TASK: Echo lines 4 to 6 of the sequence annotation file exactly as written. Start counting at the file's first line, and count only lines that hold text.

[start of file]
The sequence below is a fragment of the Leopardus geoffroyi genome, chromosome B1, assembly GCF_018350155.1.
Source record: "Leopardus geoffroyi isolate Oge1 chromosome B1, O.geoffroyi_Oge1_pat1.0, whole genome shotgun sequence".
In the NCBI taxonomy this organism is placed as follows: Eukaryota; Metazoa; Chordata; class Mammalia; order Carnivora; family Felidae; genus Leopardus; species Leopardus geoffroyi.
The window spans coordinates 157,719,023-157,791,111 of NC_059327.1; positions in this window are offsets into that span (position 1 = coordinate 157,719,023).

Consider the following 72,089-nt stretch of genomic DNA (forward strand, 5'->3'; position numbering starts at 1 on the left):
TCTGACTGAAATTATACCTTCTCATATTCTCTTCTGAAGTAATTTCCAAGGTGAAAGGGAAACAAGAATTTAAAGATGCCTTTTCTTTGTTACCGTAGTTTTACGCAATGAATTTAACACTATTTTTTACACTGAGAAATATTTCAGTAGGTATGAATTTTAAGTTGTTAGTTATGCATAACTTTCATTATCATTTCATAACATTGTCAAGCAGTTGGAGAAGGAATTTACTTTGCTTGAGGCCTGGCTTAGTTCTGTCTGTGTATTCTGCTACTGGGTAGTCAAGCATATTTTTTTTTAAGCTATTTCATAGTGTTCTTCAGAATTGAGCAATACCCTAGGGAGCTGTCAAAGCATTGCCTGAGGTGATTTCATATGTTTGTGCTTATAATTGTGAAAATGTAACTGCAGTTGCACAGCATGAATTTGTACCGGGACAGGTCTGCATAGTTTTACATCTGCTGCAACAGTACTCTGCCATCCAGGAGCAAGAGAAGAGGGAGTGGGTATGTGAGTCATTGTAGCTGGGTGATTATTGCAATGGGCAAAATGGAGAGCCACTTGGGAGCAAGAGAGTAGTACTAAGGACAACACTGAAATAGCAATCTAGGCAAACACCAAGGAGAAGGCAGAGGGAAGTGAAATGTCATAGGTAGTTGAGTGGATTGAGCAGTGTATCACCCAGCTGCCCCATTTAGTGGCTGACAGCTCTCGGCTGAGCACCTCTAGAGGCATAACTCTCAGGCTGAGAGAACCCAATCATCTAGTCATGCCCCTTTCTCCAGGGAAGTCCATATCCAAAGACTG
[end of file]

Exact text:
The window spans coordinates 157,719,023-157,791,111 of NC_059327.1; positions in this window are offsets into that span (position 1 = coordinate 157,719,023).

Consider the following 72,089-nt stretch of genomic DNA (forward strand, 5'->3'; position numbering starts at 1 on the left):
TCTGACTGAAATTATACCTTCTCATATTCTCTTCTGAAGTAATTTCCAAGGTGAAAGGGAAACAAGAATTTAAAGATGCCTTTTCTTTGTTACCGTAGTTTTACGCAATGAATTTAACACTATTTTTTACACTGAGAAATATTTCAGTAGGTATGAATTTTAAGTTGTTAGTTATGCATAACTTTCATTATCATTTCATAACATTGTCAAGCAGTTGGAGAAGGAATTTACTTTGCTTGAGGCCTGGCTTAGTTCTGTCTGTGTATTCTGCTACTGGGTAGTCAAGCATATTTTTTTTTAAGCTATTTCATAGTGTTCTTCAGAATTGAGCAATACCCTAGGGAGCTGTCAAAGCATTGCCTGAGGTGATTTCATATGTTTGTGCTTATAATTGTGAAAATGTAACTGCAGTTGCACAGCATGAATTTGTACCGGGACAGGTCTGCATAGTTTTACATCTGCTGCAACAGTACTCTGCCATCCAGGAGCAAGAGAAGAGGGAGTGGGTATGTGAGTCATTGTAGCTGGGTGATTATTGCAATGGGCAAAATGGAGAGCCACTTGGGAGCAAGAGAGTAGTACTAAGGACAACACTGAAATAGCAATCTAGGCAAACACCAAGGAGAAGGCAGAGGGAAGTGAAATGTCATAGGTAGTTGAGTGGATTGAGCAGTGTATCACCCAGCTGCCCCATTTAGTGGCTGACAGCTCTCGGCTGAGCACCTCTAGAGGCATAACTCTCAGGCTGAGAGAACCCAATCATCTAGTCATGCCCCTTTCTCCAGGGAAGTCCATATCCAAAGACTG